NanoAvionics and other UN:IO consortium members to start work on feasibility study funded with €1.4 million by the EU to help create an independent European satellite network of 400 satellites

Press releases
  • 2021-12-13

UN:IO consortium consists of 14 leading European NewSpace companies, led by Reflex Aerospace, launch provider Isar Aerospace and laser specialist Mynaric

Smallsat mission integrator NanoAvionics, together with other UN:IO consortium members, will start working on a feasibility study, which has been granted 1.4 million EUR (1.6 million USD) by the European Commission, to create a sovereign communications network for Europe by 2025. The consortium comprises 14 companies led by satellite manufacturer Reflex Aerospace, launch provider Isar Aerospace and laser specialist Mynaric. According to the Lithuanian mission integrator the concept will “include breakthrough technologies for small satellites”.

It’s not the first time for NanoAvionics to be involved in such R&D projects. Last year, the company was awarded a 1 million euros grant by ESA (the European Space Agency) to develop new technologies for small satellite propulsion systems, and participated in two additional ESA funded satellite technology R&D projects. And in 2019, NanoAvionics received a €10 million grant by the EU’S Horizon 2020 and ESA to develop and launch the initial stage of a Global Internet of Things (GIoT) nanosatellite constellation. It has also built satellites for several space missions that included cutting edge technology such as NASA’s Advanced Composite Solar Sail System (ACS3) and Los Alamos National Laboratory’s first astrophysics payload in 20 years.

The feasibility study is the first phase of the planned communications network, eventually consisting of more than 400 laser-linked satellites, various ground stations and several control centres. The network will ensure a sovereign capacity for both commercial and institutional communication channels. It will enable fast Internet, autonomous mobility at sea, on ground and in the air, automatic exchange of information between technical installations, support for military and humanitarian actions, and other applications for public authorities, companies and European citizens.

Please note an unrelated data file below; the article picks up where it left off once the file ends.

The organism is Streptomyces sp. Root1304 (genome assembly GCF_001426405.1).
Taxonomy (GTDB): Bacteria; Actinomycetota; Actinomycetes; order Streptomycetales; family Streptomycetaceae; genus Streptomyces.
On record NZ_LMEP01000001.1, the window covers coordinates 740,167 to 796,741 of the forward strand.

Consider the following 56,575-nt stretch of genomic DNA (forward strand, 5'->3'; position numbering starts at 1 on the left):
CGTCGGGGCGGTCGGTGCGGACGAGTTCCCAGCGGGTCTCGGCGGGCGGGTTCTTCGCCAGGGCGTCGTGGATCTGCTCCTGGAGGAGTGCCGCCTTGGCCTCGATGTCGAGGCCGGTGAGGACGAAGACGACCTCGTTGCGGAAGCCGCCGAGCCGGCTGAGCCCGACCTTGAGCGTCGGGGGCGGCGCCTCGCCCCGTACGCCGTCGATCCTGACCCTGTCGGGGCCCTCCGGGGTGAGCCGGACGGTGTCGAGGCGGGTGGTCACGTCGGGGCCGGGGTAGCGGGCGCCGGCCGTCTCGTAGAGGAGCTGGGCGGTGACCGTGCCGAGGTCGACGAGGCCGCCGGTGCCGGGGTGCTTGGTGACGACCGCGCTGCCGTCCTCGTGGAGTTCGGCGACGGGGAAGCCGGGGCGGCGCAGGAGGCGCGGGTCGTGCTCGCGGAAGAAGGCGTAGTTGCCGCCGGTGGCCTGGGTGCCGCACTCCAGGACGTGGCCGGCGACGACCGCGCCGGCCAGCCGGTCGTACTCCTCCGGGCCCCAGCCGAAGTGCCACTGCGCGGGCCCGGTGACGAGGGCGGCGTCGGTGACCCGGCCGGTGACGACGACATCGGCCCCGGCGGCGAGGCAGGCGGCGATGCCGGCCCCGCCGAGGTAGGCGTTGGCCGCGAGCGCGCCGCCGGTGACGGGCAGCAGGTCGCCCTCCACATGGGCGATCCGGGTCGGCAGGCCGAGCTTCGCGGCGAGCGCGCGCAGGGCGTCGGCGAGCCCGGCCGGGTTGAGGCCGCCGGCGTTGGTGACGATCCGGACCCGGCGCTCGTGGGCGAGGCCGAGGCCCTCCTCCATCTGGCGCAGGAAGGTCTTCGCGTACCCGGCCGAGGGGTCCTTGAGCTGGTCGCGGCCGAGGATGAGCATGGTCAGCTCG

Vytenis J. Buzas, co-founder and CEO of NanoAvionics, said: “Being part of one of the biggest NewSpace initiative in Europe is very exciting and an important strategic step for NanoAvionics. With only two consortiums being selected to deliver such feasibility studies, it’s testimony to the capabilities of the UN:IO which we can strengthen with our own manufacturing expertise and proven small satellite mission experience and flight heritage. In particular our know-how with communication missions, having launched a wide variety of communication nanosatellites, will be of great advantage when developing this study.

“Ever since we launched the first nanosatellite with “green” chemical propulsion, NanoAvionics has been spearheading innovation for nano- and microsatellites. This year we built the first commercially available modular microsat bus in the industry. It has the same modularity for hard- and software and mission operations infrastructure as our very successful nanosatellites. We have also been one of the firsts companies in the nanosatellite industry to successfully kickstart and continue a commercial satellite rideshare programme.”

For the EU, a secure, very fast and, above all, sovereign communications network for Europe is a top priority. The European Commission is also very interested in such a concentration of innovative forces. One of its two study tenders addressed to SMEs and startups from the “NewSpace” industry, endowed with 1.4 million euros, was awarded to the UN:IO consortium. The study must meet sustainability criteria for the EU’s “Green Deal” and build the technical bridge from today to a more distant future, when the communications network in Europe will be extremely well protected against cyberattacks by quantum encryption.

In six months, as required by the terms of the financial support, the consortium will present its technical solutions in detail to the EU. In parallel, work is already beginning on building the hardware structure. The latter is based on funding from the consortium’s own resources and venture capital. A first demonstrator is planned to begin operating in space as early as 2023. It will be followed by more than 400 laser-linked satellites, ground stations, several control centres and other operational infrastructure until Europe’s own UN:IO constellation is fully operational in 2025.

All companies tackling this task have continuously pushed development and set the standards for innovation in space technology in their areas of expertise. Another important thing they have in common is that they are all small and medium-sized companies (SME).